The English novelist George Orwell best captured my first experience in Vietnam with his penetrating words, “If the war didn’t kill you it was bound to start you thinking.” Having survived the former, I became a huge fan of the latter.
It can be safely assumed that many readers of this article have experienced defining moments in their lives and the choices made at those junctures have set them on paths far different from their earlier expectations: meeting their spouse, child birth, winning the lottery. The morning I received my Fulbright letter was such a moment; a simultaneous rush of both excitement and shock as my mind processed the words “congratulations” and “Vietnam” in the same sentence. Although time has been merciful to this veteran it did not dull certain “bad days” there. With some trepidation I agreed to teach at Nha Trang University for a year.
Although my Fulbright topic focused on geography’s physical and cultural influences on the societal ethos and, by extension, on its higher education leadership traits, it was not to be. I quickly learned that the Vietnamese psyche is far too opaque for such a transparent approach. As in other tradition-oriented cultures, indirect approaches are far more user friendly in getting the job done. That said, I opted for the back-door model and discovered a classic goodness-of-fit when interacting both with academia and navigating through my daily life. Apart from my academic goals, my deeply personal agenda was to live in and observe a culture that had set in motion profound changes in America’s consciousness. Early into my grant the academic and personal challenges seemed a bit daunting but now I am certain that I made the right decision.
Touching down at Tan Son Nhat airport after far too many hours in an economy seat next to my wife, a daughter, two grandchildren and a Raggedy Anne doll named LeRoy, we staggered into the hot Saigon (Ho Chi Minh City) night to collect our survival gear for the coming year: ten large suitcases, three back packs and a sea bag full of diapers and baby formula. It was SHOW TIME in my parallel universe! Time to set aside Kafkaesque realpolitik thinking and shift my attention to the crucial matters at hand i.e. not losing the grandkids, passports or luggage while processing through immigration. With the exception of a few bureaucratic episodes not worth mentioning beyond mentioning, we stepped out of the airport and into our Vietnam experience.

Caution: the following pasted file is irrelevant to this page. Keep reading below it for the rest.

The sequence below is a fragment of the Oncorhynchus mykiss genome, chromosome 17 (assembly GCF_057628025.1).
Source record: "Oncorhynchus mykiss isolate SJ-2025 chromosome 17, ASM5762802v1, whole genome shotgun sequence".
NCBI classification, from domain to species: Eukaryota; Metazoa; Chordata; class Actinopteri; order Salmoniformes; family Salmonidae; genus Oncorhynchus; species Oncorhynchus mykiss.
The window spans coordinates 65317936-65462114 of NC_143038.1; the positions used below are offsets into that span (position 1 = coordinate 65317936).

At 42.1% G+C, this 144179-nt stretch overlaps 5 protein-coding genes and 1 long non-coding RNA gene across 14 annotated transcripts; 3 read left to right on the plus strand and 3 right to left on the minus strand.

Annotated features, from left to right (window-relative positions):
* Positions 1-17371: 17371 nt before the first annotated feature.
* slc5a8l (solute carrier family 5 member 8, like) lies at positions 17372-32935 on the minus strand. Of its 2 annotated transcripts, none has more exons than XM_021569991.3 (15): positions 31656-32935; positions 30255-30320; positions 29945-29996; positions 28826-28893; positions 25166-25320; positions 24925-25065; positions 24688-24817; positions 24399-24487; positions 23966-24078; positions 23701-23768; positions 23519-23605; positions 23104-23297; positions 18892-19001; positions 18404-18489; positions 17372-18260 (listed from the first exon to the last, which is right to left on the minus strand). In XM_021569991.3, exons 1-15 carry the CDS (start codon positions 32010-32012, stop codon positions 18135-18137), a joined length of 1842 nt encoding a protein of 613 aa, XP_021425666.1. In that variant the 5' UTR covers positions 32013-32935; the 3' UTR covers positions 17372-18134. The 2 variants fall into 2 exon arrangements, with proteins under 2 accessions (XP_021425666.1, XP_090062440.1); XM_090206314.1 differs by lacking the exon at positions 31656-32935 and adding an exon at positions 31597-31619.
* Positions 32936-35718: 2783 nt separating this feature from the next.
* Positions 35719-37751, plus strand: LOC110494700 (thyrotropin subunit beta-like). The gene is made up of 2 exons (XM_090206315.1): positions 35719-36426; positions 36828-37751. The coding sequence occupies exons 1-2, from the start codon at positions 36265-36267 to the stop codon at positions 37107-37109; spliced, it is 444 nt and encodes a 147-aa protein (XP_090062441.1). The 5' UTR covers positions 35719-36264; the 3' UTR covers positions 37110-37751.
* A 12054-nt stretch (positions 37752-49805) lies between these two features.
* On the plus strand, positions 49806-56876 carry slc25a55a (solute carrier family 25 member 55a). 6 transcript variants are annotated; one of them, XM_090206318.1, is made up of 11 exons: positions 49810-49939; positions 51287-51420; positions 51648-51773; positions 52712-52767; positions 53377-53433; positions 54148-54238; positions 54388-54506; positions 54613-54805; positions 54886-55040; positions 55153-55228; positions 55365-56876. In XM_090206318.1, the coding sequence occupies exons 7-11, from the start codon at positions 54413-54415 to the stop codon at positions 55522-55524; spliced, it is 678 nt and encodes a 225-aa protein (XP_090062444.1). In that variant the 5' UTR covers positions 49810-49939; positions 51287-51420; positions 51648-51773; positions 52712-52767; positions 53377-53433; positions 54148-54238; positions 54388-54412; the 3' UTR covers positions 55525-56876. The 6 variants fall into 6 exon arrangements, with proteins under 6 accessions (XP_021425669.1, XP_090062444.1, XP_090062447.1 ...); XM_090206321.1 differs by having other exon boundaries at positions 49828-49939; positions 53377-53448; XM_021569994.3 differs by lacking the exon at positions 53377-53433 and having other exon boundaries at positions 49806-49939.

As earlier noted, although the U.S. embassy and Vietnam’s Ministry of Education and Training were in support of my academic proposal, it didn’t travel well from the capital Hanoi to my host city of Nha Trang. In short, much of what I wanted to accomplish didn’t find traction at my host university and much that I had never even considered doing became commonplace. At one of our early State Department “check your culture at the door” sessions, I mentioned that I was being underutilized at my host institution. The seven other Fulbrighters who were posted throughout Vietnam chimed in with the same concern. It seemed that our American “Can Do” attitude had begun to show. Upon reflection, we concluded that we were displaying the typical missionary zeal that seems to afflict many Americans living in foreign lands. I recall one embassy official hastily reminding us that the whole world recognizes Americans as workaholics…including the Vietnamese. My take-a-way was, “Don’t fall in love with your plan… adjust accordingly.”